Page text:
in

Subscription software with a human touch: in conversation with Alan Leech

“You could have the most innovative piece of software available but if no-one knows how to use it to the best of its ability, what’s the point? It’s always been our goal at crmSubscribe to find the balance between innovation and user experience to offer genuine solutions to publishers in managing their subscriptions.”

crmSubscribe is an end-to-end subscription management software that’s helping publishers across the globe grow their community of subscribers. 

Alan Leech crmSubscribe
Alan Leech.

Founder and Chief Architect Alan Leech developed crmSubscribe more than 20 years ago to respond to many of the tech and logistical challenges publishers were facing while keeping his brand of customer service front and centre.

NPN recently caught up with Leech to chat about how crmSubscribe is solving publishers’ problems, why customisation is so important and how they’re supporting their clients through the rapid changes the publishing industry is experiencing. 

NPN: Can you tell us how crmSubscribe came about?

Alan Leech: I created crmSubscribe to solve many of the problems publishers face when getting their content into the hands and screens of their readers. I’d been working in IT management for many years, so I saw first-hand the difference that smarter software solutions could make to a business trying to achieve their goals. 

On the other hand, I was also seeing the challenges that were getting in the way of growing and retaining an audience, even with the latest software in play. There was a disconnect between function, customer care, and price. 

No matter how innovative the tech, functionality, and user experience always have the most impact. So crmSubscribe was created to strike a balance between super technical capability and usability.

NPN: Can you explain a bit about your tagline, ‘Subscriptions Solved’?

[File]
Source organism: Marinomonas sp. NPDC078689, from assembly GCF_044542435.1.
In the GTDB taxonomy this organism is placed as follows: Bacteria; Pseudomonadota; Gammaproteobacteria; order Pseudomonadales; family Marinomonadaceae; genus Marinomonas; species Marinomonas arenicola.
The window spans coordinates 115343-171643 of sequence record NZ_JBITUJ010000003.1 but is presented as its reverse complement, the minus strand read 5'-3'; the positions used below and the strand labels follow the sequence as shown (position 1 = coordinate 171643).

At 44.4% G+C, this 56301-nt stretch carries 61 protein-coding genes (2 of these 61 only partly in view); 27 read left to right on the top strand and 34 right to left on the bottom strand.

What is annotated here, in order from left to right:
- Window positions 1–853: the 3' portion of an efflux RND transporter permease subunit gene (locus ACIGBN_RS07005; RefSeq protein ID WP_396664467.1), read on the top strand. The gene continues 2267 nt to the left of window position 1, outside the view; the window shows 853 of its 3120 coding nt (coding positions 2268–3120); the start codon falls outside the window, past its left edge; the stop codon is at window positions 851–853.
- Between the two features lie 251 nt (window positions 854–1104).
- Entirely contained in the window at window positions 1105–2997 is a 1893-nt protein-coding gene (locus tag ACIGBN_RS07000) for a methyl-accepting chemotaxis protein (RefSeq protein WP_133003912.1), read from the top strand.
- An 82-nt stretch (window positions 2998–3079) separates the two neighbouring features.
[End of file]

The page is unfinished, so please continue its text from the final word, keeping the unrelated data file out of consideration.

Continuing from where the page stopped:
AL: When developing the software, I looked at the barriers both publishers and subscribers came up against. Whether it was staffing issues, a lack of technology, over-complicated software, or simply missed opportunities to promote subscription renewals, I wanted crmSubscribe to solve all of those subscription headaches. 

Our business is built on three main pillars, which is to be transparent, responsive, and approachable. We’re customer-focused, quick to solve problems, continually adapting and innovating, and open and honest in our dealings with people. 

NPN: Why should a publisher use a subscription service instead of handling it all themselves?

AL: It’s definitely not all or nothing. Publishers have the flexibility to use our platform; however, it best suits their business. For some, that means licensing our software to make it easier for their in-house team to manage their database of subscribers and create a better experience.

If you’re struggling with staffing issues or capacity in-house, we give you the option to outsource your entire subscription process to our experienced team who handle everything from onboarding subscribers to fulfilment.   

We offer a genuine alternative to in-house management and fulfilment. In a lot of cases, we help publishers grow and increase their output without the costly mistakes that mismanagement and over-investing causes.